Ingvalson v. Saul, No. 0:2019cv03052 - Document 16 (D. Minn. 2021)

Court Description: ORDER denying 11 Motion for Summary Judgment; granting 13 Motion for Summary Judgment (Written Opinion) Signed by Magistrate Judge Becky R. Thorson on 2/4/2021. (DMM)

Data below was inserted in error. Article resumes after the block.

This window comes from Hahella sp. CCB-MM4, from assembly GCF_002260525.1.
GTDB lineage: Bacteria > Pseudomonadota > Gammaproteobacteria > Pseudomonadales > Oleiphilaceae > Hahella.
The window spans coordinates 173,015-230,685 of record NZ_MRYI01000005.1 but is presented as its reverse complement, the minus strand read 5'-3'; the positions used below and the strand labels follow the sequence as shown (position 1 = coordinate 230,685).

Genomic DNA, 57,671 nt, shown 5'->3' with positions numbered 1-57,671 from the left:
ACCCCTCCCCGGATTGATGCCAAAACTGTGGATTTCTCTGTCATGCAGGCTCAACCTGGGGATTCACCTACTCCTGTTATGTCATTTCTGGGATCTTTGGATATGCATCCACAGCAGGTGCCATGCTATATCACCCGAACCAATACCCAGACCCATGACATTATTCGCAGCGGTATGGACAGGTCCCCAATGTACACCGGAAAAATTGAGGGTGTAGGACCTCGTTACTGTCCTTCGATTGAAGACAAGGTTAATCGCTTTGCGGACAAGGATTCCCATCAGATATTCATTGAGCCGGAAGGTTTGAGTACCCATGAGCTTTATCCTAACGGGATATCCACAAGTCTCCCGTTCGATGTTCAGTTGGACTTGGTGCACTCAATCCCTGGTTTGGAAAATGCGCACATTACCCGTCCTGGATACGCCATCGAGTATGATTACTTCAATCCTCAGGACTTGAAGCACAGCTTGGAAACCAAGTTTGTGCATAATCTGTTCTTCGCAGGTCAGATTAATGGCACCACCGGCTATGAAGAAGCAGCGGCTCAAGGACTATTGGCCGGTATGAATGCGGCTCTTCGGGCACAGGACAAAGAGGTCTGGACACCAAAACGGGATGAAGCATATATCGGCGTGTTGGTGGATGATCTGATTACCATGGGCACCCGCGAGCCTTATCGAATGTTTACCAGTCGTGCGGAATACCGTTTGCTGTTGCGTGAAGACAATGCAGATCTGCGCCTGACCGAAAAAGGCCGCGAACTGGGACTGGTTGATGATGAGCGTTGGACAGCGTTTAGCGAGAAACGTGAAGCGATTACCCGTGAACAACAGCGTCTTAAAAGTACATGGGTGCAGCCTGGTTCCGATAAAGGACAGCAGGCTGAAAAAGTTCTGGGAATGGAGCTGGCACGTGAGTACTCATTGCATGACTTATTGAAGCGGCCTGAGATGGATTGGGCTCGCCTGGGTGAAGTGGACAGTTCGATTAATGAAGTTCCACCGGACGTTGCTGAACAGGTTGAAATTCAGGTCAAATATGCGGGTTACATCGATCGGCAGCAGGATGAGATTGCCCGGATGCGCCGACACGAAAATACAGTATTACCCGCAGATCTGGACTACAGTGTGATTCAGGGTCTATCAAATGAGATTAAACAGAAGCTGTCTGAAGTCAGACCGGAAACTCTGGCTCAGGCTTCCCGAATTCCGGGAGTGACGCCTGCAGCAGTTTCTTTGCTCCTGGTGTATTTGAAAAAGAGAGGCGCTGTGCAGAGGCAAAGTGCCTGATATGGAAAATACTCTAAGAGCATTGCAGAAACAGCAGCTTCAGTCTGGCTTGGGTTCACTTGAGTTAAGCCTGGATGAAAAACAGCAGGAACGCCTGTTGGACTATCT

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Ingvalson v. Saul Doc. 16 UNITED STATES DISTRICT COURT DISTRICT OF MINNESOTA Robyn M. I., Civ. No. 19-3052 (BRT) Plaintiff, MEMORANDUM OPINION AND ORDER v. Andrew Saul, Commissioner of SSA, Defendant. Mac Schneider, Esq., Schneider Schneider & Schneider, counsel for Plaintiff. Tracey Wirmani, Esq., Social Security Administration, counsel for Defendant. BECKY R. THORSON, United States Magistrate Judge. Pursuant to 42 U.S.C. § 405(g), Plaintiff seeks judicial review of the final administrative decision of the Commissioner of Social Security (“the Commissioner”) denying her application for Social Security disability insurance benefits. This matter is before the Court on the parties’ cross-motions for summary judgment, in accordance with D. Minn. LR 7.2(c)(1). (Doc. Nos. 11, 13.) For the reasons stated below, Plaintiff’s motion is denied, and Defendant’s motion is granted. Dockets.Justia.com BACKGROUND Plaintiff has a Bachelor’s degree in criminal justice and a paralegal diploma. (Tr. 78, 243.) 1 She worked as a program manager from 2005 to 2015, which is classified as skilled, sedentary work as generally performed. (Tr. 79, 244, 249.) Plaintiff also has past work experience as an apartment manager, clerk, and volunteer firefighter. (Tr. 79– 81, 244, 249.) On September 15, 2015, Plaintiff filed a Title II application for disability insurance benefits. (Tr. 108.) In her application, Plaintiff alleged a disability onset date of April 20, 2015, due to mental and physical impairments that included severe depression, anxiety, Bell’s palsy, severe nerve pain on the left side of the face (trigeminal neuralgia), chronic migraines, inflamed liver, kidney condition, and thyroid condition. (Tr. 15, 81– 101, 108, 242.) She alleges that her impairments and pain from the impairments make her unable to work. (Tr. 128, 242–43.) An Administrative Law Judge (“ALJ”) held a hearing on Plaintiff’s application on August 29, 2017. (Tr. 71–107.) In a decision dated November 24, 2017, the ALJ found that Plaintiff was not disabled within the meaning of the Social Security Act and denied Plaintiff’s application (Tr. 12.) The ALJ proceeded through the five-step evaluation process provided in the Social Security regulations. 2 1 Throughout this Order, the abbreviation “Tr.” is used to reference the Administrative Record. (Doc. No. 9.) 2 At step one, the ALJ must determine whether the claimant is engaging in substantial gainful activity. Step two requires the ALJ to determine whether the claimant has a medically determinable impairment that is “severe” or a combination of impairments that is “severe.” At step three, the ALJ determines whether the claimant’s impairment or combination of impairments is of a severity to meet or medically equal the 2 At step one, the ALJ determined that Plaintiff had not engaged in substantial gainful activity during the period since her alleged onset date of April 20, 2015. (Tr. 17.) At step two, the ALJ found that Plaintiff had the following severe impairments: obesity, migraine headaches, trigeminal neuralgia, recurrent major depressive disorder, and anxiety-related disorders (generalized anxiety disorder, panic disorder, and post-traumatic stress disorder (“PTSD”)). (Tr. 17–18.) At step three, the ALJ determined that Plaintiff’s impairments or combination of impairments did not meet the criteria of any Social Security listed impairments. (Tr. 18–20.) Before reaching step four, the ALJ determined the Plaintiff’s residual functional capacity (“RFC”). 3 The ALJ found that Plaintiff had the RFC to perform less than the full range of medium work with the following clarifications and limitations: The claimant can lift and/or carry 50 pounds occasionally and 25 pounds frequently; sit with normal breaks for a total of about 6 hours in an 8-hour workday; and stand and/or walk with normal breaks for a total of about 6 hours in an 8-hour workday. The claimant can never climb ladders/scaffolds, work at unprotected heights, or work with dangerous criteria of a listed impairment. Before step four, the ALJ determines the claimant’s residual functional capacity (“RFC”). At step four, the ALJ determines whether the claimant has the RFC to perform the requirements of her past work. And at step five, the ALJ determines whether the claimant can do any other work considering her RFC, age, education, and work experience. See 20 C.F.R. § 404.1520(a)–(f). 3 A claimant’s RFC is “the most a claimant can still do despite his or her physical or mental limitations.” Martise v. Astrue, 641 F.3d 909, 923 (8th Cir. 2011) (quotations omitted); see also 20 C.F.R. § 404.1545(a)(1) (stating that a claimant’s “residual functional capacity is the most [she] can still do despite [her] limitations”). The ALJ is required to “determine the claimant’s RFC based on all relevant evidence, including medical records, observations of treating physicians and others, and claimant’s own descriptions of [her] limitations.” Papesh v. Colvin, 786 F.3d 1126, 1131 (8th Cir. 2015) (quotations omitted). 3 moving mechanical parts. She needs to avoid concentrated exposure to environments where exposed to vibrating work surfaces and loud noises (with loud noises being defined in the Selected Characteristics of Occupations (“SCO”) as noise consistent with large earth-moving equipment or heavy traffic). Mentally, the claimant retains the ability to understand, remember, and carry out short, simple instructions. She is able to interact appropriately with supervisors and co-workers on an occasional basis, but she should not interact with the public. The claimant can respond appropriately to changes in a routine work setting and make judgments on simple work-related decisions. (Tr. 20.) At step four, the ALJ determined that Plaintiff was unable to perform any past relevant work. (Tr. 26.) Finally, relying on the testimony of a vocational expert, the ALJ concluded at step five that Plaintiff had the ability to perform jobs that exist in significant numbers in the national economy. 4 (Tr. 26–27.) Therefore, the ALJ found that Plaintiff was not disabled within the meaning of the Social Security Act. (Tr. 27.) ANALYSIS I. Standard of Review Congress has established the standards by which Social Security disability insurance benefits may be awarded. The SSA must find a claimant disabled if the claimant is unable “to engage in any substantial gainful activity by reason of any medically determinable physical or mental impairment which can be expected to result in death or which has lasted or can be expected to last for a continuous period of not less than 12 months.” 42 U.S.C. § 423(d)(1)(A). The claimant’s impairments must be “of such severity that [she] is not only unable to do [her] previous work but cannot, considering [her] age, education, and work experience, engage in any other kind of substantial gainful 4 These jobs included clothes sorter, routing clerk, and garment sorter. (Tr. 27.) 4 work which exists in the national economy.” 42 U.S.C. § 423(d)(2)(A). The claimant bears the burden of proving that she is entitled to disability insurance benefits under the Social Security Act. See 20 C.F.R. § 404.1512(a). Once the claimant has demonstrated that she cannot perform past work due to a disability, “the burden of proof shifts to the Commissioner to prove, first that the claimant retains the [RFC] to do other kinds of work, and, second that other work exists in substantial numbers in the national economy that the claimant is able to do.” Nevland v. Apfel, 204 F.3d 853, 857 (8th Cir. 2000) (citations omitted). The Commissioner’s decision is reviewed “for legal error and to ensure that the factual findings are supported by substantial evidence” in the record as a whole. Hensley v. Barnhart, 352 F.3d 353, 355 (8th Cir. 2003); 42 U.S.C. § 405(g). Substantial evidence is “such relevant evidence as a reasonable mind might accept as adequate to support a conclusion.” Biestek v. Berryhill, 139 S. Ct. 1148, 1154 (2019) (citations omitted); accord Lewis v. Barnhart, 353 F.3d 642, 645 (8th Cir. 2003). This standard “allows for the possibility of drawing two inconsistent conclusions.” Culbertson v. Shalala, 30 F.3d 934, 939 (8th Cir. 1994) (citations omitted). If it is possible to draw inconsistent conclusions from the record, and one of those conclusions represents the ALJ’s findings, the ALJ’s decision must be affirmed. McNamara v. Astrue, 590 F.3d 607, 610 (8th Cir. 2010); Pearsall v. Massanarri, 274 F.3d 1211, 1217 (8th Cir. 2001) (stating that the court must affirm even if it would have weighed the evidence differently); Young v. Apfel, 221 F.3d 1065, 1068 (8th Cir. 2000) (concluding substantial evidence in the record supporting a contrary outcome was not enough to warrant reversal). 5 II. Analysis of the ALJ’s Decision On appeal, Plaintiff argues the ALJ failed to properly evaluate the opinions of Plaintiff’s treating sources in determining her RFC. Specifically, Plaintiff argues that the ALJ improperly discounted the opinions of Plaintiff’s neurologist and therapist, both acceptable medical sources. Plaintiff further argues that the ALJ erred in his credibility finding by improperly assessing Plaintiff’s pain according to the standards set forth in SSR 16-3p. Plaintiff asks that the case be remanded to the Commissioner to address these errors. A. ALJ’s Consideration of Dr. Shaun Christenson’s Opinion Plaintiff argues that the ALJ improperly discounted the opinion of Dr. Shaun Christenson, MD, a neurologist who had treated Plaintiff, in violation of SSR 96-2p. (Doc. No. 12, Pl.’s Mem. 10–13.) Plaintiff argues that Dr. Christenson’s opinions indicate that she was experiencing a “daily, persistent headache” that was present “30 days a month, 24 hours a day” and that these symptoms were “obviously” affecting her ability to function and were having an “extensive impact on her life.” (Id. at 10; Tr. 474, 503.) A treating source’s medical opinion is entitled to controlling weight if it is “wellsupported by medically acceptable clinical and laboratory diagnostic techniques and is not inconsistent with the other substantial evidence in [the claimant’s] case record.” 6 20 C.F.R. § 404.1527(c)(2) 5; see also Wildman v. Astrue, 596 F.3d 959, 964 (8th Cir. 2010). Although a treating physician’s opinion is usually entitled to great weight, it “[d]oes not automatically control, since the record must be evaluated as a whole.” Bentley v. Shalala, 52 F.3d 784, 785–86 (8th Cir. 1995) (citation omitted). The SSA regulations require that the ALJ must “always give good reasons” for the weight given to a treating physician’s opinion. 20 C.F.R. § 404.1527(c)(2). “Good reasons for assigning lesser weight to the opinion of a treating source exist where the treating physician’s opinions are themselves inconsistent, or where other medical assessments are supported by better or more thorough evidence.” Chesser v. Berryhill, 858 F.3d 1161, 1164 (8th Cir. 2017) (internal citations and quotation marks omitted). An ALJ may “justifiably discount the opinion of a treating physician where it is inconsistent or contrary to the medical evidence as a whole.” Martise v. Astrue, 641 F.3d 909, 925 (8th Cir. 2011) (internal citation and quotation marks omitted); see also Goff v. Barnhart, 421 F.3d 785, 790–91 (8th Cir. 2005) (“[A]n appropriate finding of inconsistency with other evidence alone is sufficient to discount the [treating physician’s] opinion.”). 5 Plaintiff’s claim is governed by 20 C.F.R. § 404.1527(c). The SSA has since amended its rules for treating physician opinions, but those changes do not apply here. See 20 C.F.R. § 404.1520c. 7 At issue in this appeal is a letter dated February 9, 2016, which was written by Dr. Christenson to secure insurance for Plaintiff’s Botox. (Tr. 474.) In the letter, Dr. Christenson describes Plaintiff’s chronic migraines as follows: It is present 30 days a month, 24 hours a day, with photophobia, phonophobia, and nausea . . . This is having a very large impact on her life. She is becoming depressed because of this. She is tearful and anhedonic. Her husband notes that she does not do any activities anymore. She is not interested in doing any sort of fun activities. This has markedly changed her life because of this head pain. (Id.) He also notes that several medications have not helped, and if they do, it is only temporary. (Id.) Dr. Christenson describes almost identical symptoms in medical records from March 14, 2016. (Tr. 502–03.) In his decision, the ALJ stated that Dr. Christenson’s letter from February 9, 2016, was accorded little weight because it was vague, it was written in order to secure insurance approval for a treatment that did improve the Plaintiff’s symptoms, and Dr. Christenson’s other examinations were inconsistent with the letter because they were “generally normal.” (Tr. 25.) In medical source statements ranging from September 22, 2015 to May 16, 2016, Dr. Christenson stated that Plaintiff had facial pain and weakness on the left side of her face, and he mentioned that she had allegedly been suffering from a persistent headache present 30 days a month and 24 hours a day that was causing her to become depressed and isolated; he also noted that while some medications provided relief, it was only temporary. (Tr. 464–67, 502–10, 530–37, 565–79.) However, Dr. Christenson also reported that Plaintiff generally did not appear in distress, had normal concentration levels and attention span, and had normal gait and coordination functions. (Tr. 466, 5068 07, 534, 570.) These objective findings do not support Plaintiff’s contention that her headaches were present “30 days a month, 24 hours a day.” (Tr. 474; Doc. No. 12, Pl.’s Mem. 10.) After Plaintiff did receive Botox, the ALJ observed that the ER visits became “extremely infrequent, if not nonexistent,” and that by 2017, Plaintiff’s migraines had decreased in frequency to only once every couple of weeks and were easier to abort. (Tr. 23, 24, 616, 634–46, 665, 724.) Moreover, the record reflects that Plaintiff reports having walked for exercise, engaged in art, attended a town benefit, and was baking. (Tr. 676, 722, 733, 735.) This also is not consistent with Plaintiff’s assertion that her headaches were present “30 days a month, 24 hours a day” and is inconsistent with the allegation that these symptoms were “obviously” affecting her ability to function and were having an “extensive impact on her life.” (Tr. 474, 503; Doc. No. 12, Pl.’s Mem. 10; Tr. 474.) Therefore, the ALJ provided adequate reasons supported by substantial evidence for his decision to give little weight to Dr. Christenson’s opinions. See Wildman v. Astrue, 596 F.3d 959, 964 (8th Cir. 2010) (“Indeed, ‘[a] treating physician’s opinion deserves no greater respect than any other physician’s opinion when [it] consists of nothing more than vague, conclusory statements.’” (quoting Piepgras v. Charter, 76 F.3d 233, 236 (8th Cir. 1996)); Goff, 421 F.3d at 790–91 (affirming an ALJ’s discounting of a treating physician’s opinion when it is inconsistent with other substantial evidence in the record). As a result, the ALJ’s decision must be affirmed. See Perkins v. Astrue, 648 F.3d 892, 897 (8th Cir. 2011) (stating that the court must affirm an ALJ’s decision if it is 9 supported by substantial evidence, even if other evidence could support a different conclusion). B. ALJ’s Consideration of Dr. Megan Spencer’s Opinion Plaintiff also argues that the ALJ improperly weighed the opinions of Dr. Megan Spencer, Psy.D., L.P., a psychologist who had treated Plaintiff, and failed to provide good reasons for giving little weight to her opinion. (Doc. No. 12, Pl.’s Mem. 13–15.) Plaintiff asserts that Dr. Spencer’s opinions indicate specific limitations Plaintiff faces as a result of anxiety and depression, including her inability to leave the house or to do any house or yard work. (Id. at 14.) A treating source’s medical opinion is entitled to controlling weight if it is “wellsupported by medically acceptable clinical and laboratory diagnostic techniques and is not inconsistent with the other substantial evidence in [the claimant’s] case record.” 20 C.F.R. § 404.1527(c)(2); see also Wildman, 596 F.3d at 964. However, the medical opinion “[d]oes not automatically control, since the record must be evaluated as a whole.” Bentley, 52 F.3d at 785–86 (citation omitted). Good reasons for giving a treating physician’s opinion a lesser weight are present when the physician’s opinions are inconsistent with themselves, when the opinions are inconsistent with the medical record as a whole, or when other medical opinions are better supported by the evidence. See Chesser, 858 F.3d at 1164; Martise, 641 F.3d at 925; Goff, 421 F.3d at 790–91; see also 20 C.F.R. § 404.1527(c)(2). At issue on appeal are a psychiatric review and a mental RFC assessment from June 7, 2017, both written by Dr. Spencer while treating Plaintiff. (Tr. 474–93.) In the 10 psychiatric review, Dr. Spencer noted that Plaintiff fits the listing for post-traumatic stress disorder and persistent depressive disorder under the ICD-9-CM diagnosis and procedure code, based on factors such as significant cognitive decline from a prior level of functioning in complex attention, diminished interest in almost all activities, and disturbances in mood or behavior. (Tr. 479–80, 482, 490.) She also noted that Plaintiff has extreme limitations in each of the four “paragraph B” criteria, 6 and that Plaintiff’s husband or son takes care of most of the household chores while she only leaves the house to visit her sister or attend medical and psychological appointments. (Tr. 491, 493.) Similarly, in the mental RFC assessment, Dr. Spencer noted that Plaintiff was markedly limited in the ability to understand and remember detailed instructions, in sustained concentration and persistence, in the ability to maintain socially appropriate behavior, and the ability to respond appropriately to changes in the work setting, among other things. (Tr. 476–77.) Again, Dr. Spencer lists ICD-9-CM diagnosis and procedure code criteria for post-traumatic stress disorder and persistent depressive disorder of which the Plaintiff’s limitations fall under. (Tr. 478.) In his decision, the ALJ stated that Dr. Spencer’s opinions were accorded little weight because “they are out of proportion with Dr. Spencer’s own treatment notes, which reflect tearfulness and stress but do not reflect ‘extreme’ limitations.” (Tr. 26.) The 6 These four criteria represent areas of mental functioning. They are: (1) the ability to understand, remember, or apply information; (2) the ability to interact with others; (3) the ability to concentrate, persist, or maintain pace; and (4) the ability to adapt or manage oneself. (Tr. 491.) 11 ALJ also notes that the record is not consistent with Dr. Spencer’s opinions as the record “reflects largely normal mental status examinations.” (Id.) Within Dr. Spencer’s treatment notes, starting on July 27, 2016, she noted at times that Plaintiff was visibly teary-eyed, overwhelmed, and upset, and that Plaintiff made complaints that she was crying more often and experiencing more depressive symptoms as she discussed her past and subsequent mental health issues. (Tr. 684, 735, 748.) Dr. Spencer also noted at times that Plaintiff appeared adequately groomed, was calm and cooperative, had intact judgment, had no abnormalities in thought content, and no suicidal ideation. (Tr. 630–31.) Dr. Spencer consistently noted that Plaintiff arrived on time and was casually and appropriately dressed. (Tr. 630, 651, 659, 676, 684, 720, 722, 733, 735, 748.) Additionally, the record reflects Plaintiff’s mental health improving as of early 2017, with Plaintiff able to engage in activities outside of the house. (Tr. 24, 722, 733, 735, 762.) Plaintiff was reported to have walked for exercise, improved her hygiene, engaged in art, attended a town benefit, and was baking. (Tr. 676, 722, 733, 735.) These parts of the record are inconsistent with Dr. Spencer’s opinion that Plaintiff has extreme or marked limitations in her ability to interact with others and maintain socially appropriate behavior, in her ability to adapt or manage oneself, and analogously in her ability to respond to changes in the work setting. Although Plaintiff reports at times having memory loss, the record reflects that her memory and attention are generally normal. (Tr. 499, 506, 561–62.) The record also does not reflect fatigue or tiredness resulting from insomnia, but instead reflects someone who is awake, alert, and “oriented to person, place, and time.” (Id.) These parts of the 12 record are inconsistent with Dr. Spencer’s opinion that Plaintiff has extreme or marked limitations in her ability to understand, remember, or apply information, and in her ability to sustain concentration and persistence. Therefore, the ALJ provided adequate reasons supported by substantial evidence for his decision to give little weight to Dr. Spencer’s opinions. See Chesser, 858 F.3d at 1164 (“Good reasons for assigning lesser weight to the opinion of a treating source exist where ‘the treating physician’s opinions are themselves inconsistent . . . .’” (quoting Cruze v. Chater, 85 F.3d 1320 (8th Cir. 1996)); Goff, 421 F.3d at 790–91 (affirming an ALJ’s discounting of a treating physician’s opinion when it is inconsistent with other substantial evidence in the record). As a result, the ALJ’s decision must be affirmed. See Chesser, 858 F.3d at 1164 (“While we must consider both evidence that supports and evidence that detracts from the ALJ’s determination, we ‘may not reverse the Commissioner’s decision merely because substantial evidence supports a contrary outcome.’” (quoting Prosch v. Apfel, 201 F.3d 1010, 1012 (8th Cir. 2000)); Perkins v. Astrue, 648 F.3d 892, 897 (8th Cir. 2011) (stating that the court must affirm an ALJ’s decision if it is supported by substantial evidence, even if other evidence could support a different conclusion). C. ALJ’s Assessment of Plaintiff’s Credibility Plaintiff also challenges the ALJ’s credibility analysis, arguing that the ALJ improperly assessed the Plaintiff’s subjective complaints of symptoms according to the standards set forth in SSR 16-3p when he determined that such complaints were inconsistent with the record as a whole. (Pl.’s Mem. 15–19.) 13 The Eight Circuit’s decision in Polaski v. Hecker identifies factors that the ALJ must consider in evaluating a claimant’s subjective complaints. 7 Polaski v. Hecker, 739 F.2d 1320, 1322 (8th Cir. 1984). In addition to objective medical evidence, the ALJ must consider “the claimant’s prior work record, and observations made by third parties and treating and examining physicians relating to such matters as: 1. the claimant’s daily activities; 2. the duration, frequency and intensity of the pain; 3. precipitating and aggravating factors; 4. dosage, effectiveness and side effects of medication; [and] 5. functional restrictions.” Id. The ALJ is not required to discuss each factor individually or in depth. See Dunahoo v. Apfel, 214 F.3d 1033, 1038 (8th Cir. 2001) (“If the ALJ discredits a claimant’s credibility and gives a good reason for doing so, we will defer to its judgment even if every factor is not discussed in depth.”); see also Hanson v. Colvin, No. 12-cv-961 (TNL), 2013 WL 4811067, at *16 (D. Minn. Sept. 9, 2013) (“While the ALJ must consider the above factors, the ALJ need not discuss each one individually . . . .”). As a general matter, credibility determinations “are the province of the ALJ,” and the Court will defer to the ALJ’s decision “as long as ‘good reasons and substantial 7 These factors are codified at both 20 C.F.R. § 404.1529(c)(3) and 20 C.F.R. § 416.929(c)(3). The factors include (1) daily activities; (2) the location, duration, frequency, and intensity of pain or other symptoms; (3) factors that precipitate and aggravate the symptoms; (4) the type, dosage, effectiveness, and side effects of any medication an individual takes or has taken to alleviate pain or other symptoms; (5) treatment, other than medication, an individual receives or has received for relief of pain or other symptoms; (6) any measures other than treatment an individual uses or has used to relieve pain or other symptoms; and (7) any other factors concerning an individual’s functional limitations and restrictions due to pain or other symptoms. 14 evidence’ support the ALJ’s evaluation of credibility.” Julin v. Colvin, 826 F.3d 1082, 1086 (8th Cir. 2016) (quoting Guilliams v. Barnhart, 393 F.3d 798, 801 (8th Cir. 2005)). Plaintiff alleged significant pain from trigeminal neuralgia and chronic migraines and alleged that her depression and anxiety caused severe difficulties. (Tr. 81–101, 108, 242.) She also alleged that her impairments and pain from these impairments make her unable to work or perform normal activities. (Tr. 89–90, 92, 94–99, 128, 242–43.) While the ALJ found that Plaintiff’s impairments reasonably could be expected to cause the symptoms she alleged, the ALJ determined that Plaintiff’s “statements concerning the intensity, persistence and limiting effects of these symptoms are not entirely consistent with the medical evidence and other evidence in the record . . . .” (Tr. 21–22.) The Court concludes that the ALJ properly discounted Plaintiff’s credibility based on the evidence in the record. The ALJ expressly noted that his credibility determination was made based on the requirements of 20 C.F.R. § 404.1529, which includes the Polaski factors. (Tr. 20–21.) Specifically, the ALJ considered and pointed out inconsistencies relating to objective clinical findings and treatment history from Plaintiff’s physical and mental examinations, her daily activities, work history, and third-party statements and opinions of record. (Tr. 20–26.) First, regarding the clinical findings and treatment history, the ALJ thoroughly considered Plaintiff’s history of pain due to trigeminal neuralgia and migraines as well as her history of depression and anxiety, finding evidence that undermined Plaintiff’s subjective claims. (Tr. 21–24.) The ALJ determined that Plaintiff’s treating records did 15 not support allegations that the Plaintiff “would be more limited than set forth in the residual functional capacity.” (Tr. 22.) For example, the ALJ noted that physical examinations were not consistent with Plaintiff’s reports of pain or shakiness. (Tr. 22.) Instead the examinations “consistently reflect generally normal findings, including normal gait, coordination, strength, tone, and power.” (Tr. 22, 534, 570, 575, 596.) Additionally, while some presentations indicated that Plaintiff was in pain or distressed, the ALJ observed that most of these presentations, including visits to the emergency room, indicated that Plaintiff was not in distress. (Tr. 22, 462, 466, 561, 570, 575, 602, 609, 642.) The ALJ also noted that Plaintiff recovered quickly with treatment after ER visits. (Tr. 23, 563, 582, 610, 642.) Moreover, after receiving Botox, he observed that the ER visits became “extremely infrequent, if not nonexistent.” (Tr. 23, 616, 634–46, 665.) The ALJ additionally noted that by 2017, Plaintiff’s migraines had decreased in frequency to only once every couple of weeks and were easier to abort. (Tr. 24, 724.) The ALJ also observed that Plaintiff’s alleged symptoms of depression and anxiety are not consistent with the record. (Tr. 22–23.) For instance, he noted that Plaintiff’s reports of insomnia and fatigue are not objectively reflected in the record, and the record instead reflects that Plaintiff is awake, alert, and “oriented to person, place, and time.” (Tr. 22, 499, 506, 561–62.) Additionally, the ALJ noted that the record reflects Plaintiff’s mental health improving as of early 2017, with Plaintiff able to engage in activities outside of the house. (Tr. 24, 722, 733, 735, 762.) 16 Second, regarding Plaintiff’s daily activities, the ALJ noted that Plaintiff’s claims of poor hygiene and grooming were inconsistent with the record. (Tr. 25, 630, 651, 735.) Moreover, he observed that the record shows Plaintiff has gotten out of the house to participate in different activities such as “walking, attending a benefit, baking, or working on art projects.” (Tr. 25, 722, 733, 735.) The ALJ determined that “[e]ven if the claimant is as isolated and sedentary as she reports, however, the record does not establish the medical necessity of such inactivity or the psychological symptoms supporting the need for such withdrawal.” (Tr. 25.) An ALJ may find that these types of activities could undermine claims of disabling pain. See Schwandt v. Berryhill, 926 F.3d 1004, 1011 (8th Cir. 2019) (“The results of a claimant’s medical examinations and the claimant’s reported daily activities can undermine a treating physician’s opinion.”); see also Francisca A.B. v. Saul, No. 18-2854, 2020 WL 1442876, at *6 (D. Minn. Mar. 24, 2020) (finding that daily activities such as driving, walking for at least three city blocks, and shopping in stores were inconsistent with severe limitations set by a treating physician); Riggens v. Apfel, 177 F.3d 689, 693 (8th Cir. 1999) (finding activities such as driving his children to work, driving his wife to school, shopping, visiting his mother, taking a break with his wife between classes, watching television, and playing cards were inconsistent with plaintiff’s complaints of disabling pain). Third, regarding Plaintiff’s work history, the ALJ considered that the Plaintiff had sought unemployment benefits, which “would generally require that she certify ability to work.” (Tr. 25.) This does not conclusively prove that Plaintiff is disabled, but “it is compelling and seriously undermines a claimant’s assertion that [they] are incapable of 17 working in [a] competitive environment.” Whitman v. Colvin, 762 F.3d 701, 708 (8th Cir. 2014); see Johnson v. Chater, 108 F.3d 178, 180 (8th Cir. 1997) (“A claimant may admit an ability to work by applying for unemployment compensation benefits because such an applicant must hold himself out as available, willing and able to work.”) (quoting Jernigan v. Sullivan, 948 F.2d 1070, 1074 (8th Cir. 1991)). Lastly, with regard to third-party statements and opinions of record, the ALJ considered the opinions of a state agency medical consultant, a state agency psychological consultant, Plaintiff’s husband Joseph Ingvalson, Dr. Jerry Rogers, MD, Plaintiff’s regular treating physician Dr. Shaun Christenson, and Dr. Megan Spencer. (Tr. 25–26.) The ALJ determined that the opinions of the state agency medical consultant and psychological consultant were consistent with the record. (Tr. 25–26, 108–21, 125– 39.) The ALJ gave little weight to the opinion of Mr. Ingvalson because “he is not medically trained, and his statement is not consistent with the claimant’s largely normal physical and mental examinations, nor her improvement with treatment.” (Tr. 25, 259– 66.) The ALJ also gave no weight to a form produced by Dr. Rogers, which recommended Plaintiff be off work, because it “is vague and fails to set forth specific functional limitations.” (Tr. 25, 364.) As discussed above, the ALJ gave little weight to the opinions of Dr. Christenson and Dr. Spencer. The ALJ gave little weight to a letter provided by Dr. Christenson because “it is vague and was generated in order to obtain insurance approval for treatment, which did ultimately improve the claimant’s symptoms”; it also was not consistent with Dr. Christenson’s “generally normal” physical examinations. (Tr. 25, 18 474.) The ALJ also gave little weight to a psychiatric review and mental RFC assessment produced by Dr. Spencer because they “are out of proportion with Dr. Spencer’s own treatment notes” and the record “reflects largely normal mental status examinations and is not consistent with these opinions.” (Tr. 26, 474–93.) While Plaintiff argues that the ALJ failed to consider the duration, frequency, and intensity of Plaintiff’s condition, any precipitating and aggravating factors, and any functional restrictions that Plaintiff experience in daily life in the credibility finding, as explained above the ALJ is not required to explicitly address each Polaski factor. Milam v. Colvin, 797 F.3d 978, 984 (8th Cir. 2015) (citing Strongson v. Barnhart, 361 F.3d 1066, 1072 (8th Cir. 2004)). Because the ALJ considered and discussed substantial evidence in the record when making his determination about Plaintiff’s subjective complaints, and because the ALJ gave sufficient reasons for discounting Plaintiff’s complaints, this Court must defer to the ALJ’s credibility determination. See Gonzales v. Barnhart, 465 F.3d 890, 895–96 (8th Cir. 2006). ORDER Based on the foregoing, and all the files, records, and proceedings herein, IT IS HEREBY RECOMMENDED that: 1. Plaintiff’s Motion for Summary Judgment (Doc. No. 11) is DENIED; and 2. Defendant’s Motion for Summary Judgment (Doc. No. 13) is GRANTED. LET JUDGMENT BE ENTERED ACCORDINGLY. Date: February 4, 2021 _s/ Becky R. Thorson_________ BECKY R. THORSON United States Magistrate Judge 19